Question: Hello... There is really no way to explain this with just a couple of sentences. Sorry it's so long:
My son is 16. Started outpatient rehab 4 wks ago (ecstacy, cocaine, marijuana). He's tells me that he’s been clean now for about 2 weeks. I can see a difference in him - depressed.
He says he can use a little $ and get more drugs and be happier, or he can save $ for something better (something new to keep his interest - don't know what yet), not be happier since he won't have the drugs, not get to do the "something better" very often because it'll probably cost more.
I told him he'd have to weight all the factors, not just the high. There is depression in my family. Myself, 4 sisters, 1 brother, mom and I'm sure others. His dad and grandfather also have/had it. He is ADD, ODD, mild Tourette's and depressed. I told him my biggest secret – only a couple of people know (suicide attempt in 9th grade). He hasn’t really had any indications that he’s been thinking about it, but I wanted him to know that l feel that it was the stupidest thing I – or anyone could ever do). I'm 40 now and told him I can't even imagine not being here, therefore not having him and his brothers. Unfortunately, that's not all. His dad and I have had trouble in the past (much much better now).
We've been married 19 years and about 5 years ago, he attempted suicide. His grandfather attempted more than once. I almost feel like we're setting him up in a sense because I heard that it can run in families. None of his brothers display any of this. A few years ago, he used to take meds for the ADD. It was a fight every day because he didn't see a difference. It got to the point that he had to come to us and show us that he was taking it. Over time, it was so much of a fight and he ended up weaning himself off of it. We changed insurance's recently and I'm trying to establish with new doctors.
I have a Psychiatrist appointment. I’m looking for a therapist he can talk to (that's on the list, treats adolescence, treats those with ADD, and has openings). He is open to seeing somebody, but says he's not interested in the meds, that he won't take them. Also, with the meds, if the doctor thinks we should and if I can get him to take them, then I have concerns about all that is said about increased suicide from some drugs. Lastly, throughout the last 2 months, we’ve had other issues – running away (arrested once for trespassing while gone/running away), school problems, etc…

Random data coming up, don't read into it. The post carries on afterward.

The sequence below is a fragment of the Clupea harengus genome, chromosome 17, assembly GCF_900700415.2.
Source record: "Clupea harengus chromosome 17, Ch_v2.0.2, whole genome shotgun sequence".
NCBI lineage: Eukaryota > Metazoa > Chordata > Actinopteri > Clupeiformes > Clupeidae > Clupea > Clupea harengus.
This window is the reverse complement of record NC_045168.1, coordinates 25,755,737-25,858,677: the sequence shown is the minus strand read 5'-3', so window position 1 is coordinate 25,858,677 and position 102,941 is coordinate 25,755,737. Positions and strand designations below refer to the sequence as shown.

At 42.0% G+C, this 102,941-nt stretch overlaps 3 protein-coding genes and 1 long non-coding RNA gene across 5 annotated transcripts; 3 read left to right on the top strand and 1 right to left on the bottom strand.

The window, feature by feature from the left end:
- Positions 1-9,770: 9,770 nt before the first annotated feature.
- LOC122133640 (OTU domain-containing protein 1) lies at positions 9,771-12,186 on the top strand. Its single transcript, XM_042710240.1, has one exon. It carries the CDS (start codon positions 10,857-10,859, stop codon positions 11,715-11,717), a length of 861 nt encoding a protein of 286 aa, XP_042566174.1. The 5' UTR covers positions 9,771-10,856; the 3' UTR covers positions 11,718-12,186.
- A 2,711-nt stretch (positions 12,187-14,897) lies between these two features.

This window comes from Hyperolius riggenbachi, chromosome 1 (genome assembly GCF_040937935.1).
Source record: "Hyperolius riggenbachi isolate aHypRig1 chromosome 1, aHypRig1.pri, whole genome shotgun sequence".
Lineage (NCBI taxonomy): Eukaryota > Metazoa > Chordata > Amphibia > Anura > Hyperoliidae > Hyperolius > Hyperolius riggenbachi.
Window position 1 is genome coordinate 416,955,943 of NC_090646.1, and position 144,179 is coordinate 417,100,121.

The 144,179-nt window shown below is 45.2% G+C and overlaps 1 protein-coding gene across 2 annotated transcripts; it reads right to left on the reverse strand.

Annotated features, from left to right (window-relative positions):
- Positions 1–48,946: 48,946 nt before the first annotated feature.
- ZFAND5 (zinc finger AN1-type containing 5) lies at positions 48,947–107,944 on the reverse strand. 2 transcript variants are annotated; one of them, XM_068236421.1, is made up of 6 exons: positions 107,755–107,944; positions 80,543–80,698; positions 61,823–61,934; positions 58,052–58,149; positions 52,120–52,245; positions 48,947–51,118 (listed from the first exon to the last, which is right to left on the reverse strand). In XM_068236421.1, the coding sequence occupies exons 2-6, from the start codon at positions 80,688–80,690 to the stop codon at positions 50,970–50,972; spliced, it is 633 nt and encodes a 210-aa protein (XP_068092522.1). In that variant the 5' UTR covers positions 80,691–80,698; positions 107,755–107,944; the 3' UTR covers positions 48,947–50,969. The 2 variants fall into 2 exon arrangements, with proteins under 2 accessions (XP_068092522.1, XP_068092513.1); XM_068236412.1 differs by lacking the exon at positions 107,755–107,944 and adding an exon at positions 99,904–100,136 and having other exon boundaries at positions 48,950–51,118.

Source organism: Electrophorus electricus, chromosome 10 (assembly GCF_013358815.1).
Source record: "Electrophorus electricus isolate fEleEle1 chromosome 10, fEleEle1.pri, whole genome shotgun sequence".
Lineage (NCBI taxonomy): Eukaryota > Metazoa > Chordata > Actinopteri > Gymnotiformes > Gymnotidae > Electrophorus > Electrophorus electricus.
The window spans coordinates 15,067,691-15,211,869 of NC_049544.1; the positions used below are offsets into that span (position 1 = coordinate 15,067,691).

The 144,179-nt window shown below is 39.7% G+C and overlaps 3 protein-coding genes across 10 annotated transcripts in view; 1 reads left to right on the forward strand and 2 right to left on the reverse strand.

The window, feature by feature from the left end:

Things have calmed down and I think he has realized that it’s not as easy out there as he thought. I don’t really think we’ll have to thru that again – hope not. How do I talk to him more about depression, about how to keep himself (and for us to help) motivated to stay on the track he’s been on the last 2 weeks? What else can I do to help him? I’m trying to be encouraging and give him more positive about what’s going on.
The thoughts of suicide (him) are scaring me.
Answer: Dear Kim:
I am so sorry you are dealing with this situation. There is nothing more heartrending or heartbreaking than watching a child deal with a substance abuse mental health condition.
You posting is not long because you had so much to explain it is long because you are owning too much responsibility for your son's situation.
All of your concerns are totally valid and still you need to realize he has to help himself. You can not do this for him.
If you are not already an alanon member please get to a meeting and then attend as many as you possibly can to get a perspective on what you are responsible for (your own recovery) and what your son will need to take responsibility for, his own recovery.
Hear me, you can not do enough, be good enough, worry enough or be there enough to cure him and get him through recovery. His recovery is not about you it is all about him.
Even his choices about which medications. You can teach him to research the drugs online and see what is up however, he still needs to be as active as possible to get better. Having you micro watching the process will only impede his recovery.
Remember he is 16 and will shortly be an adult. It is even more imperative he start owning and taking responsibility for his actions and recovery as he will continue this behavior into adulthood as recovery is a lifetime process.
I am sure this is not what you wanted to hear however, I can tell from your question you want the best for your son and it will take a recovery process of your own to allow him to find his own voice (he can't hear it if you are the voice in his head). Please do get involved in alanon and read as much as you can by the guru of co-dependency, Melodie Beattie.
You can do this and he will to if only you take care of yourself first.
M Kay Keller